Malaysia in a State of Emergency with an Extensive H5N1 Bird Flu Outbreak
A state of emergency has been declared in Malaysia's northeastern Kelantan state after an outbreak of avian influenza virus H5N1.
The Kelantan state's government acknowledged the emergency after H5N1 was identified in 28 locations in six districts. Authorities disposed of 33,153 poultry and 13,342 eggs thus far, according to the government's statement on Monday.
This strain of the virus is highly pathogenic and the WHO reports that those infected with H5N1 have a 60% mortality rate. Symptoms in humans include fever, cough, sore throat, muscle aches, and diarrhea. This can progress rapidly to respiratory illness and neurologic changes.
Flu strains differ in their H and N subtypes based on the amino acid makeup in two major structural proteins in the virus. Changes to these proteins change which types of cells in what species the virus can infect, and how dangerous the virus is when it infects an organism.
H5N1 is an especially scary strain of influenza, since it has a high mortality rate and can also be spread from person to person, though it's a rare event. It's usually spread from poultry to humans through handling or butchering of livestock. It's worrisome though, since if the H5N1 genes mix with those from a human flu, the resulting could spread from person to person with more ease. So far, about 700 people have died from H5N1 since its reemergence in 1997, mainly in Asia and Africa.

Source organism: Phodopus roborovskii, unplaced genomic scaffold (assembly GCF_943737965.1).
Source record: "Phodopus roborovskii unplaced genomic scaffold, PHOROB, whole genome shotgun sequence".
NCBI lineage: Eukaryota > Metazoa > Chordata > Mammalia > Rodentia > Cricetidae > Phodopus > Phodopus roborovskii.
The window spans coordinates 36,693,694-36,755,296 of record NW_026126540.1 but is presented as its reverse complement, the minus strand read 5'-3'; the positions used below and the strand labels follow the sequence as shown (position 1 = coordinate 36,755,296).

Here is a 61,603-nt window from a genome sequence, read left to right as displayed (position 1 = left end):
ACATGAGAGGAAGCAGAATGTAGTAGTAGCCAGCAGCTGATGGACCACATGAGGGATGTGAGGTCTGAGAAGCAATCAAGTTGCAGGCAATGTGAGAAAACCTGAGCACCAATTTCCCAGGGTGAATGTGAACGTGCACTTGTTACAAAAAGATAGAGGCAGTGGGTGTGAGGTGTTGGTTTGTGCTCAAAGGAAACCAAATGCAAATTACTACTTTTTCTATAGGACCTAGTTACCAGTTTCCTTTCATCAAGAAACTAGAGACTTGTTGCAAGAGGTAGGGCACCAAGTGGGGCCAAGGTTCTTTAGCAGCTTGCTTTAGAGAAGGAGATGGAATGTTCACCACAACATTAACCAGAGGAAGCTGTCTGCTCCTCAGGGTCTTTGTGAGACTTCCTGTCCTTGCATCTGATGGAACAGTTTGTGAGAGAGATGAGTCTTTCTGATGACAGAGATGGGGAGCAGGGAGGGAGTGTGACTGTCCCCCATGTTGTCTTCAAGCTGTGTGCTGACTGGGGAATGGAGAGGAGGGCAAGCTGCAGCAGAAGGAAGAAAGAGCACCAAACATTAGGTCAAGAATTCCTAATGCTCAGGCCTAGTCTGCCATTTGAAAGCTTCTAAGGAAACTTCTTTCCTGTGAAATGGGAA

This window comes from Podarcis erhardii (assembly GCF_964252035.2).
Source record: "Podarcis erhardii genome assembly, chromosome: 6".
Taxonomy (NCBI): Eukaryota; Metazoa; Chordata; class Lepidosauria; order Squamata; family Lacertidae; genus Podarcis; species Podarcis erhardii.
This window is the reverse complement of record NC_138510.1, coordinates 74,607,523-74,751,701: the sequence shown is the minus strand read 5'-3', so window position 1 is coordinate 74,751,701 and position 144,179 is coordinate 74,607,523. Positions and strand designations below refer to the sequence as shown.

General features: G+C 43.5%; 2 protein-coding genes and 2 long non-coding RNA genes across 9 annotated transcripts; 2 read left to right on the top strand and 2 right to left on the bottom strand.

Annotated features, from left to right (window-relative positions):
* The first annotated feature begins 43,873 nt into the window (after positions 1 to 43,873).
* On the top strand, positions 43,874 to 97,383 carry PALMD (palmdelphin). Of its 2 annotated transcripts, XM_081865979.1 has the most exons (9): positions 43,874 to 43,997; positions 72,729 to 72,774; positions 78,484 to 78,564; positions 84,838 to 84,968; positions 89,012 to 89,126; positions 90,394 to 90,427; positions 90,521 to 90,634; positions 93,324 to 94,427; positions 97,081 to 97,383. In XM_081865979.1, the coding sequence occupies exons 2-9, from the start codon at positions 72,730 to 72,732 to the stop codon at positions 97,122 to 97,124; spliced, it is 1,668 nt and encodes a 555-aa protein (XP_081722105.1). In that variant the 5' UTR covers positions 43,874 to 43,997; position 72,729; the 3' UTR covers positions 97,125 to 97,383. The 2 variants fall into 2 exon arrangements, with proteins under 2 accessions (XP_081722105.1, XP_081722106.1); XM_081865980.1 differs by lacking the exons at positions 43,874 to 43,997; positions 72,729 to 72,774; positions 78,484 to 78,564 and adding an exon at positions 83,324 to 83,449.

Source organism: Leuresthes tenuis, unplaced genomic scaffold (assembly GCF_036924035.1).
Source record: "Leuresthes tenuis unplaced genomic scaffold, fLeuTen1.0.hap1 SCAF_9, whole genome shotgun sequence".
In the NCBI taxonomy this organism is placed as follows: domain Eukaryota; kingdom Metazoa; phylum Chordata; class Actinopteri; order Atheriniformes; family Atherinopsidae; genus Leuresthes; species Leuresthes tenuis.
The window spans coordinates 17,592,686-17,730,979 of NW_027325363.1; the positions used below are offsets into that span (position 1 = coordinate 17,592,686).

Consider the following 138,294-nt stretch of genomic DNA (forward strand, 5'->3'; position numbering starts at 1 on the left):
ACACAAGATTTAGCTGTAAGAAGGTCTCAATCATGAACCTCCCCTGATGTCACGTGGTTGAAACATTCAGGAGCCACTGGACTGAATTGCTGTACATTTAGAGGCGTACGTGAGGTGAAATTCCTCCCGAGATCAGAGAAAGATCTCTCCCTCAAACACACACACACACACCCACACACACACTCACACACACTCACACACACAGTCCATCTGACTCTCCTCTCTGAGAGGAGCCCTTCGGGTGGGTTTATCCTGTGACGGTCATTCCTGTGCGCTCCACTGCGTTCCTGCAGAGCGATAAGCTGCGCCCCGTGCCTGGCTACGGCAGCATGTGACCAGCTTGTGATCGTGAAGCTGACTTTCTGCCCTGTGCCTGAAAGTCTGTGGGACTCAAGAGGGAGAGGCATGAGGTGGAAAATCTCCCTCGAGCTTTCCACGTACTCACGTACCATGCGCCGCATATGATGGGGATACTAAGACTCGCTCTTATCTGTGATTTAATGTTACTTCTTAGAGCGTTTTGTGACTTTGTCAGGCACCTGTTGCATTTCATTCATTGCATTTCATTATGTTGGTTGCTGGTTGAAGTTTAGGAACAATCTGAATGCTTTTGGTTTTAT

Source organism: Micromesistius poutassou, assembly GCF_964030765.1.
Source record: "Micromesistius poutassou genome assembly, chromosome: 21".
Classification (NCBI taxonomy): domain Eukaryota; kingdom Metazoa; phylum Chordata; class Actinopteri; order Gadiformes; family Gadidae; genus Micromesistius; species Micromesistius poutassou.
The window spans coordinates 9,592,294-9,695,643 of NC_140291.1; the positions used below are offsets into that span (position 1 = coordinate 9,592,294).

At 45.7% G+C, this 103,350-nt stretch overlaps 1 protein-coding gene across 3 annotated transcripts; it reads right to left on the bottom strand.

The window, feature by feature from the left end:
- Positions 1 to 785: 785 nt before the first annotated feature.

The outbreak isn't just impacting poultry farms, but the regions edible birds nest exports. According to Kelantan's Veterinary Services Department, China has restricted imports of edible bird's nests, an incredibly expensive product created by the saliva from a species of swifts in Malaysia and used in Chinese cooking, for health and safety reasons.
Last year, Malaysia exported 20.15 metric tons (44,423 pounds) of bird's nest to China, worth $30.3 million.
China had their own battle with the pathogenic H5N1 strain back in 1997 when 18 humans were infected and 6 died, none of them having worked with poultry. The first human-to-human transmission was seen in 2006, when one poultry worker infected 7 family members, so it's no wonder they are being vigilant about contaminated imports.
H5N1 isn't the only Avian flu circulating in Asia right now, though. Reports of H5N6 and H7N9 are also popping up from poultry markets. China recently confirmed its sixth outbreak of Avian Flu strain H5N6 since last October, in the Hubei province in the city of Daye. According to Reuters, the disease effected 134 ducks on a local farm, killing 86 of them.
A previous outbreak killed 1,054 birds at a farm in the Hunan province back in January; Overall, 175,000 birds have been killed since the initial October outbreak in an effort to curtail the spread.
The problem with all these strains of avian flu spreading in poultry farms is the fear that infected birds would make it out to wet markets, where strains can mingle and merge, and infect humans. The conditions in Asian marketplaces are a breeding ground for avian influenza, via crowded conditions, accumulation of animal waste, and cage contamination.
A 2015 study of such markets found that "poultry workers and the general population are constantly exposed to H7N9 virus at these markets."
The H7N9 strain which appeared in China back in 2013 has killed 40% of the 1,200 people infected, according to the CDC. So far this year, that strain of influenza has claimed the lives of 161 people since the last outbreak in October.